Being able to collect, analyze and decide using that information, and to be able to do all this in real-time, will give companies competitive advantage. FedEx founder and chairman Fred Smith, famously said “Information about the package is as important as the package itself.”
The keys to success are security, opt-in, and transparency. There is value to sharing data, like receiving suggestions for a better route, more accurate ETAs, and complementary product choices. Your movement as determined from your smart phone is what helps generates those redlines on your car’s map. When value accrues to both the people who supply that data and the people who receive and use it – and everyone is aware of the exchange – then it’s a fair and even playing field. The choice of whether to participate needs to be up to the individual, and the penalties of breaking that trust need to be equally clear.
What applies to personal information, also applies to information sharing across business value chains. If there are greater mutual benefits to sharing data than to holding it private, then more data will be shared and this will tend to yield efficiency benefits and in turn, to environmental ones.
“Speed is the New Cheap”
Transparency and choice apply to both businesses and consumers. Knowing the impact – to people, to profits, and to the planet – of your decisions. I often say “speed in the new cheap” but there is a price to pay for that speed, and that price is often paid by the environment without us being aware. Residential deliveries that made up 25% of US parcel volume in 2000, grew to over 50% pre-pandemic, and has grown more since. That’s not just limited to the US. China increased its lead in global parcel volume in 2019, shipping more than 63 billion parcels last year, representing 26% YoY growth and making up substantially more than half of global parcel volume. Informing the consumer of the impact of their choices and then providing options to combine shipments or delay till a weekend delivery – each of these tagged by environmental implications (e.g. a “green leaf”) – can help drive choices that improves consolidation and reduces environmental impacts. As can smarter consolidation and routing algorithms at the shipper, as well as the shift towards electrification in local delivery fleets.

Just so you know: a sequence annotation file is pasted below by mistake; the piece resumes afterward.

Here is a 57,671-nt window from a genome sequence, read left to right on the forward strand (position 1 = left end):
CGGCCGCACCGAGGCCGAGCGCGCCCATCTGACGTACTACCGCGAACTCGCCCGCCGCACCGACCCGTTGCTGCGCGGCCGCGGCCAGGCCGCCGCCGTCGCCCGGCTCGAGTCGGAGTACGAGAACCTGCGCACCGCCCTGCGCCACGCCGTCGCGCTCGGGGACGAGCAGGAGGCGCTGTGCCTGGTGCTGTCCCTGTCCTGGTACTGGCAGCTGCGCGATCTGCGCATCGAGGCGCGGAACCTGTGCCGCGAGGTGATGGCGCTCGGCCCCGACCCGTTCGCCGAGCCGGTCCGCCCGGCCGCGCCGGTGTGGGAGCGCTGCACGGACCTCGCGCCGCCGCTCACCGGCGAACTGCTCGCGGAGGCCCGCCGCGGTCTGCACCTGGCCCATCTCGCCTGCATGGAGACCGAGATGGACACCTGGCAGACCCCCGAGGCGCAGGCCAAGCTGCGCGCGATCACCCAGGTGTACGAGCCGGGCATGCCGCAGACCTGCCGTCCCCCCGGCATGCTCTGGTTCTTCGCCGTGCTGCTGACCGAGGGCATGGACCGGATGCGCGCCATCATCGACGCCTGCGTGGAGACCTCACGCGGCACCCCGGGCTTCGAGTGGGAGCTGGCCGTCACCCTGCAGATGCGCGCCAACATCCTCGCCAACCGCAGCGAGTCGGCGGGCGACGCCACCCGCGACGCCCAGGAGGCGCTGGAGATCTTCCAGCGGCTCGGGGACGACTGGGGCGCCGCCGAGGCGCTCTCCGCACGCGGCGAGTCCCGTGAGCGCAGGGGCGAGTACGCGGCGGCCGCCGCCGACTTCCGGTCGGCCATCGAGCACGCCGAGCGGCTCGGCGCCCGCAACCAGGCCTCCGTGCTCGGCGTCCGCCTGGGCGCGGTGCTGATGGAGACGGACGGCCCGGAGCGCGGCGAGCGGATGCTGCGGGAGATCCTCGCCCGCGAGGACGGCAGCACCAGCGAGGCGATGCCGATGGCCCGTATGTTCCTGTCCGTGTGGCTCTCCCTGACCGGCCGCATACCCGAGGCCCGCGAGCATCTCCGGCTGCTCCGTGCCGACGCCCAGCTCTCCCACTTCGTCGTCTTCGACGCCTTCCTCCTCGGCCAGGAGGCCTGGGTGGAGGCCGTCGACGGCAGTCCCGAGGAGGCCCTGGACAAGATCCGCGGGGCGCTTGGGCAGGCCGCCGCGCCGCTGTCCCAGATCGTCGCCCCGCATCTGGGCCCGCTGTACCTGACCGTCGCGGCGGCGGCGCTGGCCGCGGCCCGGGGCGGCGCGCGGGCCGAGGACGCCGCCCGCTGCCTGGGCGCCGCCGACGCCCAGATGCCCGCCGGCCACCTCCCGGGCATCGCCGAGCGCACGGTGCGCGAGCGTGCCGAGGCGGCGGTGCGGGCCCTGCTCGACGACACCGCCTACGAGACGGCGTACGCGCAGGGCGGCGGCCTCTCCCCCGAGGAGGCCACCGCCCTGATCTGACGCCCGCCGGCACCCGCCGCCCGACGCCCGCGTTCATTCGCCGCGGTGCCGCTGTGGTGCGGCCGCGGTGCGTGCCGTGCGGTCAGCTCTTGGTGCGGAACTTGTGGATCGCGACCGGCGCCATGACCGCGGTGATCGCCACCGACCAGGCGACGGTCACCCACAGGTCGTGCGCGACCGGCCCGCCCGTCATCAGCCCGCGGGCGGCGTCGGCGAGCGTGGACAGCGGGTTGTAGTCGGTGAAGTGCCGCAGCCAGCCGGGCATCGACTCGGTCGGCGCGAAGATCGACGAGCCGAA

And in general, we must continue developing those cost-effective electric transportation options, whether it is transportation on-demand or public transportation and adopt these at scale. These will have a big impact on sustainability.
Jon Chorley is chief sustainability officer for Oracle, where he drives and coordinates all initiatives, both internally and externally, related to environmental sustainability. This responsibility covers all areas, from IT infrastructure and business operation to corporate reporting and risk management. Jon is also group vice president of product strategy for Oracle’s supply chain management (SCM) applications and leads the team responsible for driving the business requirements and product roadmaps for these applications. Chorley has more than 25 years of experience in the software industry in a broad set of roles including sales, implementation, and development.